My work as a photographer often takes me to the world’s most beautiful places. I’ve been fortunate to see incredible works created by human hands and breathtaking wonders created by nature, and occasionally I’ve visited locations made beautiful by their history — sometimes a noble history and sometimes a tragic one. All of these places, in their own ways, are dear to me.
September 2017, panorama from 4 vertical images, additional exposures for highlights, focal length 16mm, aperture f/11, shutter speed 0.5 seconds, ISO 64, tripod.
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But sometimes the world surprises me. Sometimes I find myself deeply moved by the simplest of things. Sometimes my travels lead me to places that manage to capture the spirit of a people in a simple and endearing way. Copenhagen was one of those places.
Danes are consistently ranked among the world’s happiest people. It’s true that Denmark is an affluent country and the government offers more social protections than many other countries. But the Danes seem to have a sort of inborn happiness, a lighthearted, easy approach to life that inures them to the stresses of life. It’s difficult not to be envious of their relaxed take on life.
Walking the streets of Copenhagen — which can indeed become congested and busy, like any other large city — I still felt that life somehow moved more slowly and deliberately there. The Danes’ lighthearted approach to life agreed with me. And as I walked, I eventually made my way to Amagertorv Square, the city’s central square, as well as one of its oldest.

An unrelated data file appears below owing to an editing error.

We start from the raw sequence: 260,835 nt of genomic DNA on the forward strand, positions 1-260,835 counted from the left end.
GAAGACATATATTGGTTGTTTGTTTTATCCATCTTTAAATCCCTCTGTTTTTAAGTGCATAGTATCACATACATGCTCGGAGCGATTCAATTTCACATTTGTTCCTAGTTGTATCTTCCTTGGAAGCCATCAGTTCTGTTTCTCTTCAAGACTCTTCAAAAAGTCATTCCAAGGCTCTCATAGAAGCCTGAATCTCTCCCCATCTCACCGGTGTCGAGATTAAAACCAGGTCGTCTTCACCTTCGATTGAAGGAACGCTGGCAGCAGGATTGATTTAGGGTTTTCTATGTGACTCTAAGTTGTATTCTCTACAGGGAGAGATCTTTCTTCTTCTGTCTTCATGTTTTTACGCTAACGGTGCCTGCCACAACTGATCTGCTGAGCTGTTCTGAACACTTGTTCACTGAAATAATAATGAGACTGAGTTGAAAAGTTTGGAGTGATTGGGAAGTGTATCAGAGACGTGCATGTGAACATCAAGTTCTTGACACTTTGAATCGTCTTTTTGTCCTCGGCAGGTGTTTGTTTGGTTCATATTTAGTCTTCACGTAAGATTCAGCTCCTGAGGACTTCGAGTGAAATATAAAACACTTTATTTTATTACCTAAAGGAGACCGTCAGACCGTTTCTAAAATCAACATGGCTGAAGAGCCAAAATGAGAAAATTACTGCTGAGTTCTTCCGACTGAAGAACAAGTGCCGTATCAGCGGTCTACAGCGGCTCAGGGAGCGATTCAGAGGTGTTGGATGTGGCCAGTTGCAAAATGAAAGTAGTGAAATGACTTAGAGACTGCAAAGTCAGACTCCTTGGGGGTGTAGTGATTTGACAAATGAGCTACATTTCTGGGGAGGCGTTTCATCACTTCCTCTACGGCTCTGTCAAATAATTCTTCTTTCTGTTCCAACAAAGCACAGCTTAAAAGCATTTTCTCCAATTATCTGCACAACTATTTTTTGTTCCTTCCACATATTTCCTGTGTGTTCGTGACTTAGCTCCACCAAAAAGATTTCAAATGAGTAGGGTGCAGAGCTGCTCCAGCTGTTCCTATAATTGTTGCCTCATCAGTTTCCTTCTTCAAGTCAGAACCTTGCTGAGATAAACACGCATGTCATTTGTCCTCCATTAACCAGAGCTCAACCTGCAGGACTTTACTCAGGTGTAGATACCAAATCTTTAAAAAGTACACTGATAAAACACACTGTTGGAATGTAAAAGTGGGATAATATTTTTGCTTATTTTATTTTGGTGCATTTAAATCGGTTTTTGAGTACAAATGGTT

The centerpiece of Amagertorv is the Stork Fountain. Created in 1894, the fountain honored the silver wedding anniversary of Crown Prince Frederik and Crown Princess Louise. Over the years, it became a tradition that newly graduated midwives gather and dance around the fountain.
I don’t know the significance of the storks, if there is any. But I found the fountain charming, whatever its meaning. The idea that the Crown Prince and Princess would be honored through three storks poised to take flight seemed to me to be emblematic of the Danes and their slightly quirky, carefree take on life. And the image of young midwives dancing around the birds which, in myth, deliver their young charges, made me smile to myself as I setup my tripod. Denmark may or may not be the happiest place in the world, but on an early morning in Copenhagen, as I prepared to photograph three bronze storks, I felt quite content.